Barge Operators, TTP At Logger Head Over Standardisation 

A Barge In Operation


The Barge Operators Association of Nigeria (BOAN) has been at logger head with the Truck Transit Park (TTP) over comment that barge operations in Nigeria do not conform to international standards.
Recall that the Chief Operating Officer of TTP, Temidayo Adeboye, had recently said that barge operators in Nigerian maritime space are operating with outdated and outclassed barges that were not up to required international standards.
He said that was the reason foreign vessels did not allow barges to berth by them to drop empty containers.
Responding to Public Relations Officer, BOAN, Daniel Eze, dismissed the claim of the TTP’s boss while speaking in Lagos.
According to Eze, barge operations have regulators, which include Nigerian Ports Authority, National Inland Waterways Authorities, Nigerian Maritime Administration and Safety Agency and Lagos State Waterways Authorities (LASWA).
He noted that with such regulators, anybody in authority having full understanding of barge operations could not say that they were substandard or did not meet international standard.
Eze said that the average cost of a barge was between N70million and N120 million, noting that an investor or operator would not invest in something that had no standard because of the risk involved.
“We read the article emanating from the TTP and with due respect to them, they are doing a great job. We are all stakeholders in this industry and we all want Nigeria to become one of the best maritime hubs in Africa.
‘`We will all join hands together to make it work, but the statement he made, I personally will say that he was talking, not having full understanding of details of how barge operators operate in Nigeria.
“What is the measure for international standard? Barges on their own cannot move; one needs a tug boat to move these barges. Is it the barges or the tug boat that does not meet international standard?
“We invest millions of Naira in this business and put in all efforts to ensure that safety and standards are ensured, and so our operations meet international standard,” he said.
On the issue of barges berthing parallel to ships and empty containers being trans-loaded to the ship, Eze said there were processes and procedures for someone to get approval for such to happen, and it had nothing to do with barge meeting international standard.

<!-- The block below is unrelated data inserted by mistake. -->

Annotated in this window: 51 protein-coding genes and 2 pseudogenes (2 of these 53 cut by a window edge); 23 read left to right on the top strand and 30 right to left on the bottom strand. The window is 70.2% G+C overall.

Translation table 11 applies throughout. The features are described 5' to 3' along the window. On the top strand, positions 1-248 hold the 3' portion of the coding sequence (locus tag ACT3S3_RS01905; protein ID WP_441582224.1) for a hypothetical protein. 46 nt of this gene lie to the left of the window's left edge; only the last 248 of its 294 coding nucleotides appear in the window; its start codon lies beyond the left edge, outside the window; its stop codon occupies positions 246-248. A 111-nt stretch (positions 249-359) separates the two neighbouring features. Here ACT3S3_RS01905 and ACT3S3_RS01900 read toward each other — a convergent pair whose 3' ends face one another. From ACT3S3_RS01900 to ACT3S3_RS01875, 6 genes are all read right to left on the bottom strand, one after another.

“There are barges in Lagos State Waterways that have started doing ship to ship trans-loading, so if he takes one out of the whole aggregate, he is talking not having true understanding of how this operates.
“We are not saying that we are 100 per cent good, but for them to say that we are not operating international standard is not right, and regulators are doing their best in that regard,” he said.
Eze noted that these operations take place on the inland waterways, not ocean liners, and inland waterways had their own Act and standard, so if barges operating on the waterways do not meet the regulators’ requirements, they are not allowed to operate.
He said that in checkmating members’ operations, they had set up units that go around to ensure that before even one was registered as member, he needed to meet a minimum requirement for safety compliance.
“We also organised seminars and workshops for members and stakeholders, to create awareness on the need to be safety and standard conscious.
“If we see any member barge that has one issue or the other, we write to the company and advise them on what to do.
“We take proactive measures to ensure that we do not have drastic incidents. In every thing there are risks, even in land transport, but we will take care of the ones we can do.
“We have a Standard Operating Procedure (SOP) for our members, and from time to time, we monitor them to ensure that they are implementing these procedures,” he said.
Citing an example, Eze said there were channels that they passed that did not need double stacking and they pointed that out to members who then did the needful, all in a bid to ensure safety and standard.
“You cannot see a barge moving from Ikorodu to Apapa port double stacking because of the high risk on that route. We are doing all these things because we have to safeguard and secure our investment,” he said.

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